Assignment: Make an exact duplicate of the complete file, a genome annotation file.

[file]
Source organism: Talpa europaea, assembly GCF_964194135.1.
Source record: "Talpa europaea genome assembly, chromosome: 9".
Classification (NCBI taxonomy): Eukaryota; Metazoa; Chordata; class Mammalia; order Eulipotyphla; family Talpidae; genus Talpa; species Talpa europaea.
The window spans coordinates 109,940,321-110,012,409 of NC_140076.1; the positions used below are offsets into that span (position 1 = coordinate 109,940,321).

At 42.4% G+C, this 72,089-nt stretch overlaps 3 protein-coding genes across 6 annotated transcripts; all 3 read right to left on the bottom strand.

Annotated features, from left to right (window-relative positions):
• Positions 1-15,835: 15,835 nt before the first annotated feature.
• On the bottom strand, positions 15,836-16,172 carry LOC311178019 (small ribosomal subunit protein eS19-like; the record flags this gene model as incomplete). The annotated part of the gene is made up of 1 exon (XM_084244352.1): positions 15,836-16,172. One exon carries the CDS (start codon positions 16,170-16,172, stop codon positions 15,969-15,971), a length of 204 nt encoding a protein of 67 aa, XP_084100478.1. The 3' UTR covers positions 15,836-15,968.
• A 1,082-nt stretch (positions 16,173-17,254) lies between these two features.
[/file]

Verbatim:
Source organism: Talpa europaea, assembly GCF_964194135.1.
Source record: "Talpa europaea genome assembly, chromosome: 9".
Classification (NCBI taxonomy): Eukaryota; Metazoa; Chordata; class Mammalia; order Eulipotyphla; family Talpidae; genus Talpa; species Talpa europaea.
The window spans coordinates 109,940,321-110,012,409 of NC_140076.1; the positions used below are offsets into that span (position 1 = coordinate 109,940,321).

At 42.4% G+C, this 72,089-nt stretch overlaps 3 protein-coding genes across 6 annotated transcripts; all 3 read right to left on the bottom strand.

Annotated features, from left to right (window-relative positions):
• Positions 1-15,835: 15,835 nt before the first annotated feature.
• On the bottom strand, positions 15,836-16,172 carry LOC311178019 (small ribosomal subunit protein eS19-like; the record flags this gene model as incomplete). The annotated part of the gene is made up of 1 exon (XM_084244352.1): positions 15,836-16,172. One exon carries the CDS (start codon positions 16,170-16,172, stop codon positions 15,969-15,971), a length of 204 nt encoding a protein of 67 aa, XP_084100478.1. The 3' UTR covers positions 15,836-15,968.
• A 1,082-nt stretch (positions 16,173-17,254) lies between these two features.